Sen. John McCain (R., Ariz.) lambasted the Vice Chairman of the Joint Chiefs of Staff during a Senate Armed Services Committee hearing on Thursday for his answer to a question on implementing no-fly zones in Syria, calling the response "embarrassing."
Vice Chairman Gen. Paul Selva's answer to a question posed by Sen. Roger Wicker (R., Miss.) is what triggered the criticism. Wicker asked Selva, who was testifying alongside Secretary of Defense Ash Carter on the fight to counter the Islamic State in Iraq and Syria, whether the United States currently has the capabilities to put into effect a no-fly zone over parts of Syria.
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Selva confirmed that the U.S. has the "military capacity to impose a no-fly zone," but said the Pentagon has not recommended doing so out of fear of a potential escalation in conflict through "miscalculation" with Russian and Syrian armed forces in the air.
"Are we willing to engage a direct conflict with the Syrian integrated air defense system or Syrian forces, or by corollary, a miscalculation with the Russians should they choose to contest the no-fly zone?’ Selva asked.
He explained that the military has thought about these possibilities and the potential "for loss of American life in the air in an effort to defend the no-fly zone," concluding that such a move is not warranted.
The Vice Chairman also cited the political situation on the ground as reason not to implement a no-fly zone, saying that if one was imposed, ground forces "would still contest the safe zone on the ground."
Selva's response echoed the Secretary of Defense's answer to the same question, who argued the costs of such an endeavor would outweigh the benefits.
Before McCain made his statement, Wicker gave a rebuttal to Selva's answer. Wicker said he believes a no-fly zone would have helped the U.S. and Europe by mitigating the Syrian refugee crisis by giving Syrians a place to flee to in their own country.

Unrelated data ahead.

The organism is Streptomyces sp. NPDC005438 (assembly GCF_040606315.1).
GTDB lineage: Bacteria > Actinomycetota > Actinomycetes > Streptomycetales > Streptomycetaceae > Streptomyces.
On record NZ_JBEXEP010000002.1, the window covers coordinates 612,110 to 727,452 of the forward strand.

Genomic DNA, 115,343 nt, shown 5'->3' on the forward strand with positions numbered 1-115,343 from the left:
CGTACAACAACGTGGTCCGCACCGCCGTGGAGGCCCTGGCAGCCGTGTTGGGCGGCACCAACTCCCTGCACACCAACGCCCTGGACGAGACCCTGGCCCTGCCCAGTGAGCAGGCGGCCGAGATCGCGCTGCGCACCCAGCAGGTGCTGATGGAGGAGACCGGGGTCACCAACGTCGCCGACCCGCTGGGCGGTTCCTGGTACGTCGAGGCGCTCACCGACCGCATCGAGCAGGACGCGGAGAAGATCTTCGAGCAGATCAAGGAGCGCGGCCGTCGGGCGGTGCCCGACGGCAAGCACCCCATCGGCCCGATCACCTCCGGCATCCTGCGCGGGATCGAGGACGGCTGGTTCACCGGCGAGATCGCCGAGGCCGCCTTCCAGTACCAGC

McCain then addressed Selva directly, saying, "General, I must say, that's one of the more embarrassing statements I've ever heard from a uniformed military officer, that we are worried about Syria and Russia's reaction to saving the lives of thousands and thousands of Syrians who are being barrel bombed and massacred—so far, 240,000 of them."
"Remarkable performance," McCain said sarcastically.
Implementing a no-fly or safe zone over parts of Syria has been a centerpiece of the policy debate in Washington over how to fight the Islamic State and weaken Syrian President Bashar al-Assad.
The idea of putting a no-fly zone into effect has received bipartisan support from many analysts and politicians, and Republican presidential candidates and Democratic frontrunner Hillary Clinton have both called for such a move.
They argue no-fly zones would help create safe havens on the ground to be humanitarian centers for those have been forced from their homes and a place to train moderate Sunni rebels to fight the Islamic State.
The Obama administration has rejected imposing no-fly zones, arguing for deconfliction with the Russians instead and emphasizing the ongoing diplomatic process to lead to a political transition in Syria.
The president himself has called the prospect of no-fly zones and other proposals to alter his strategy "mumbo jumbo" and "half-baked ideas."